2. If you're feeding a processed diet, your pet is getting a dose of chemical additives and carcinogenic byproducts like heterocyclic amines and acrylamides with every bite. And keep in mind that grain-free kibble has just as many synthetic nutrients and usually a higher glycemic index than regular kibble, so pets eating grain-free food are really no better off when it comes to dietary stress.

Feed a whole, fresh, organic, non-GMO, nutritionally balanced and species-appropriate diet to reduce metabolic stress. Pet food in its natural state provides needed moisture and ensures the highest level of biologic assimilation and digestion.

3. Provide clean, pure and high-quality drinking water. Your pet's drinking water shouldn't contain fluoride, chlorine, heavy metals or other contaminants. I recommend filtering not only your pet's drinking water, but also yours; however, I don't recommend alkaline water for pets.

4. Be mindful of your dog’s BMI (body mass index) and body condition score. Pets can be thin and under-muscled, as well as overweight/obese. Thin dogs who don’t get daily exercise can also develop lipomas. Regular exercise provides your dog with countless benefits, including promoting regular elimination.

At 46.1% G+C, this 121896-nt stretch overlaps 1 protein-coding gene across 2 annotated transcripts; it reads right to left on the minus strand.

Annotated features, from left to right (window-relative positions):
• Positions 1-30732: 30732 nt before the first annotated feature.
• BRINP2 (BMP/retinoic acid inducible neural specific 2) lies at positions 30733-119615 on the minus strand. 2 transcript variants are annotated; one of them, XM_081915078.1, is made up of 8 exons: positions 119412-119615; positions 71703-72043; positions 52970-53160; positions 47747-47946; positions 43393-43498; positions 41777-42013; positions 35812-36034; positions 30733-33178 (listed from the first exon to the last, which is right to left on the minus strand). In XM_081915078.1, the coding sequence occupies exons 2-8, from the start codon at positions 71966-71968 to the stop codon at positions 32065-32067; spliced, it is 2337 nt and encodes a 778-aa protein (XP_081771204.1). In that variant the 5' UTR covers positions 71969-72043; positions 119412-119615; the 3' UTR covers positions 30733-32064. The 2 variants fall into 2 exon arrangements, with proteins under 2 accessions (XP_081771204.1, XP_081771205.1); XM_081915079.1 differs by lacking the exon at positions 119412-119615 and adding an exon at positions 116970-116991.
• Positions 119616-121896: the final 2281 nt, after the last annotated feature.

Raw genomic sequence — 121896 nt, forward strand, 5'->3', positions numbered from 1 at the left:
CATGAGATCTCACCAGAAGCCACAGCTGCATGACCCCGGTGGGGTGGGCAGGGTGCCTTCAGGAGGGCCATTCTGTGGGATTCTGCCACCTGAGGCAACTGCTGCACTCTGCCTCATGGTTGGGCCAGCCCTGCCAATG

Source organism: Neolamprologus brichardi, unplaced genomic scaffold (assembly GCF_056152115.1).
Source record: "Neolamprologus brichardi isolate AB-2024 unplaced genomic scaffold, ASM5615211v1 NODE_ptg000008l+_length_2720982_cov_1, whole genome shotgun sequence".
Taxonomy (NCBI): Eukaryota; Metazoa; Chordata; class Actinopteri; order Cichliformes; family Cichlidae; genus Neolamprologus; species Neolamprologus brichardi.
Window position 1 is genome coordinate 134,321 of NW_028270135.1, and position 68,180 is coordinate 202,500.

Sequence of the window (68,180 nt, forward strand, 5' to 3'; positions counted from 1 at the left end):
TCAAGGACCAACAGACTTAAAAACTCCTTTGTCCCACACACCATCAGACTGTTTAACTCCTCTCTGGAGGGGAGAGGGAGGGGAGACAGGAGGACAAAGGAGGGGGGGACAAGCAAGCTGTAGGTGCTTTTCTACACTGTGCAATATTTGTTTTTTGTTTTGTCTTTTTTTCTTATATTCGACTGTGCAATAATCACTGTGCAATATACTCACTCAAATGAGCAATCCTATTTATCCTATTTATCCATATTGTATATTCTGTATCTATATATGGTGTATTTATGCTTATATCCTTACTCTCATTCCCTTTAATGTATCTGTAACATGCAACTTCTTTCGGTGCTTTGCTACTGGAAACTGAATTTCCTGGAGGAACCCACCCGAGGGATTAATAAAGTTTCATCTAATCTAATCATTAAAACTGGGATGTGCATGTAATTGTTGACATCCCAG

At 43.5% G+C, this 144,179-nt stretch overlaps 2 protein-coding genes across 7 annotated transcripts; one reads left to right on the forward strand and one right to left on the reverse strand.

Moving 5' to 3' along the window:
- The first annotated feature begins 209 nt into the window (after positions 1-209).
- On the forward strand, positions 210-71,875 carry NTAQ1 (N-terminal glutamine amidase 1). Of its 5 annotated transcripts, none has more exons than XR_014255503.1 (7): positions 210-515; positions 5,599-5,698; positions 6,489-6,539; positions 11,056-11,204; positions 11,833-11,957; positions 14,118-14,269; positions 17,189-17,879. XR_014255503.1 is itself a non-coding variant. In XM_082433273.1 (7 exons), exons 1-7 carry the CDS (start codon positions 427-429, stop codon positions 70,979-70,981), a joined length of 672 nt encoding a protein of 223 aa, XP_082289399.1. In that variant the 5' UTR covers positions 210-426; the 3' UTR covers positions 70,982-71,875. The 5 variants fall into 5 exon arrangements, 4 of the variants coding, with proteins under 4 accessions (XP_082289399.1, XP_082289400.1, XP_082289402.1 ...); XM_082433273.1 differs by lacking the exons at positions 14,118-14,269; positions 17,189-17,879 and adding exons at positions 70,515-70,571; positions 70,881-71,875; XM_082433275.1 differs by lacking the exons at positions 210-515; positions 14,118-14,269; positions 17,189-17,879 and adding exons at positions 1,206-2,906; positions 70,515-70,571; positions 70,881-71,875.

Exercise also stimulates blood circulation and the lymphatic system, so toxins are moved efficiently to the liver and kidneys for processing. Physical activity also improves respiration and helps your pet eliminate mucus from the respiratory tract.

5. Forbid smoking in your home, and use only nontoxic cleaning products. Consider investing in an air purifier to control dust mites. Avoid polluting your pet's indoor air quality with perfumes, air fresheners and scented plug-ins or candles. These products are heavily laden with chemicals and are known to cause or worsen respiratory conditions like asthma in both people and pets.

Toxins in the air also come from the off-gassing of chemicals from new synthetic household items like flooring, carpeting, furniture, drapes and even pet beds. Unless you're providing an organic pet bed made without chemicals that specifically states it contains all-natural fibers and hasn't been chemically treated, you should assume it has been treated with flame retardants.

6. Consider periodic detoxification for your dog. We all try to reduce toxin exposure in our pet’s environment, but it’s nearly impossible to avoid all sources of exposure, so providing an occasional detoxification protocol for your pet can be very beneficial.

Circulation-enhancing therapies such as massage and chiropractic treatments also assist in detoxification. Adding a tablespoon of raw, unfiltered apple cider vinegar for every 20 pounds of weight to your dog’s food each day may also help prevent fat from accumulating over time.

7. Don’t allow your dog to be over-vaccinated or overmedicated. This includes avoiding all unnecessary vaccines, veterinary drugs (e.g., antibiotics and steroids) and chemical flea/tick preventives. You want to ensure your four-legged family member is protected against disease, but overdoing vaccines, chemical preventives and other types of drugs can dramatically increase the level of toxicity in the body.